“You Don’t Know What You Don’t Know”
Becoming a dad for the first time can be tough, it doesn’t matter how many books you read, you can’t know or be prepared for everything. This blog post walks you through five common practical impacts of fatherhood, gives you some advice for new dads, and gives you tips to navigate your way. Included in this blog:
- Sleep Deprivation
- Social Life
- Mental Health
Advice for new dads
1) Sleep deprivation
Did you know that babies aren’t considered physically able to sleep through the night until they are at least six months old? Sure, you can get lucky – our first, Freya, was an amazing sleeper, but she screamed all day due to her reflux!
While our babies can’t prioritise sleep, adults have a lot more control. But sometimes sleeping doesn’t appear to be a good use of our time and there is a danger that you put your entertainment time ahead of sleep in the evenings. There’s even a fancy name for it – Revenge Bedtime Procrastination
Yes, we all need to unwind, but allowing that to eat into sleep time is going to counterproductive.
Consider my client Andy’s observation:
“If you can prioritise you and your partners ability to sleep then a lot of the other things fall into place, it makes the hard stuff easier with a clear head. If you’re both sleep deprived, it makes even the minor issues trigger points for disagreement.”
While the excellent and thought-provoking book Why We Sleep by Matthew Walker reminds us of the importance of sleep.
“It enhances your memory, makes you more attractive. It keeps you slim and lowers food cravings. It protects you from cancer and dementia. It wards off colds and flu. It lowers your risk of heart attacks and stroke, not to mention diabetes. You’ll even feel happier, less depressed, and less anxious.”
2) Social life (or not)
New parents’ lack of social life is a cliché for a reason. Life has changed. It won’t be forever, but always remember that babies do not respect a hangover.
You need to think about three things
- “Putting your oxygen mask on first”
- Is it fair?
- Time together
You need to look after yourself to be able look after other people. As they say when you fly, put your own oxygen mask on first. It’s important to understand what social life or hobbies you need to stay happy and grounded. Then talk to your partner about how to arrange it and fit it in.
Think about fairness too.
When is your partner getting a break? Are you facilitating that process? If your partner says they don’t want to do anything social, do you take the easy way out and stop asking or do you do everything you can to give them their own space? It can be very easy for new mums to put everyone else’s needs first; part of your ‘job’ is to make sure that doesn’t happen.
Consider the impact if you’re pursuing your hobbies and social life and your partner isn’t. It’s a sure-fire way to create serious relationship tension.
It can be tricky in the early days to get time together away from your baby. But even if it’s just for a few hours, while someone covers a nap, I guarantee the feeling of being partners and not just parents can be amazing if you let it.
Don’t worry if you find yourself using that time to talk about your baby, we all do it!
Most importantly social life as a new parent requires planning and communication to ensure everyone gets the time “off” that they need. Plus, I think it’s important to recognise how friendship groups change. You are going to find yourself becoming mates with the dads of your children’s friends, embrace it!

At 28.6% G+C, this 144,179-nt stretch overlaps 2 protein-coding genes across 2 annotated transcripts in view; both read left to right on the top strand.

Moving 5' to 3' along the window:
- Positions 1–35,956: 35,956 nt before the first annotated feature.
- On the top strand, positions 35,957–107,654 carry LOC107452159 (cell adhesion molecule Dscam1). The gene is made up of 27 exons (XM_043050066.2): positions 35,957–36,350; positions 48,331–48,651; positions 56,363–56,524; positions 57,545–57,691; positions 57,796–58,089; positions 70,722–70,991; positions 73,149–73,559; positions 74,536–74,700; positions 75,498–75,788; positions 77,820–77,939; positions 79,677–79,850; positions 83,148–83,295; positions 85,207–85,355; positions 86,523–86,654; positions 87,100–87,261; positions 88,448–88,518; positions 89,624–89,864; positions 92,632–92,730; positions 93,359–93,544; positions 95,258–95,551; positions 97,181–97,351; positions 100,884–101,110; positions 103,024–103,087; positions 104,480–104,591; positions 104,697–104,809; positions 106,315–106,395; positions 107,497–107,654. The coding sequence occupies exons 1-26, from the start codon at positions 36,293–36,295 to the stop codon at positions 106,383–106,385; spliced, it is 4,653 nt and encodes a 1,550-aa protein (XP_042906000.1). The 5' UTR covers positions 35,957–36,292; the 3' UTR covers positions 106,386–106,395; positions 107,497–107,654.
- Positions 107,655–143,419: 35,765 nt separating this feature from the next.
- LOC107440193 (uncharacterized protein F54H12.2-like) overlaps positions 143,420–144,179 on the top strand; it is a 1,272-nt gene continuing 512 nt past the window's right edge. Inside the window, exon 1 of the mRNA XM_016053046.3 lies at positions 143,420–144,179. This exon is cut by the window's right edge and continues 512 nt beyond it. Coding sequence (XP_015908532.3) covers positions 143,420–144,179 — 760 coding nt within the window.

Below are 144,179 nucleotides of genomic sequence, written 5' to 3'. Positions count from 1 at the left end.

There are split views on this – the TUC found a fatherhood bonus with dads getting promoted / earning more once they are fathers. Yet there is also research by remote meeting tech firm PowWowNow finding that dads also experience discrimination if they take time off to look after children:
- 44% of fathers experienced discrimination in the workplace after exercising their right to take time off to look after their child.
- 1 in 4 fathers suffered verbal abuse or mockery after taking time off to look after their children.
It’s really tough to be a woman though
Pregnant Then Screwed stats on pregnancy discrimination are eye opening and the combination of potential discrimination against any parent is particularly hard on dual income couples who both want to be active parents and have great careers.
A really important piece of advice for new dads is to be clear on your priorities as an individual and as a family is key here. It might be tricky, but forging the right path for you will make you happier in the long run!
Having a baby typically leads to more outgoings and potentially less income – it’s easy to quickly move from being a ‘DINKY’ couple (Dual Income No Kids Yet) into a ‘SITCOM’ (Single Income Two Children and Oppressive Mortgage).
But it’s no laughing matter if you aren’t prepared.
Do a budget, understand where all your money goes and what are needs and what are nice to haves. Additionally, you should have honest conversations about how you share income. Joint account or allowances? Whose income pays for what or is it all in one shared account?
It’s important to discuss money challenges because they are the number one reason marriages fail.
5) Mental Health
Mental health challenges in new dads are really common – the NCT report that “the number of men who become depressed in the first year after becoming a dad is double that of the general population.”
It’s not surprising when the focus is naturally on mum and baby, and it can feel really important to be strong and supportive for them. It can also be difficult to open up to those close to you, especially if you are not used to it or aren’t comfortable being vulnerable with friends and family.
But it matters. Talking to someone can be life changing or lifesaving, because it’s tough being pulled in different directions.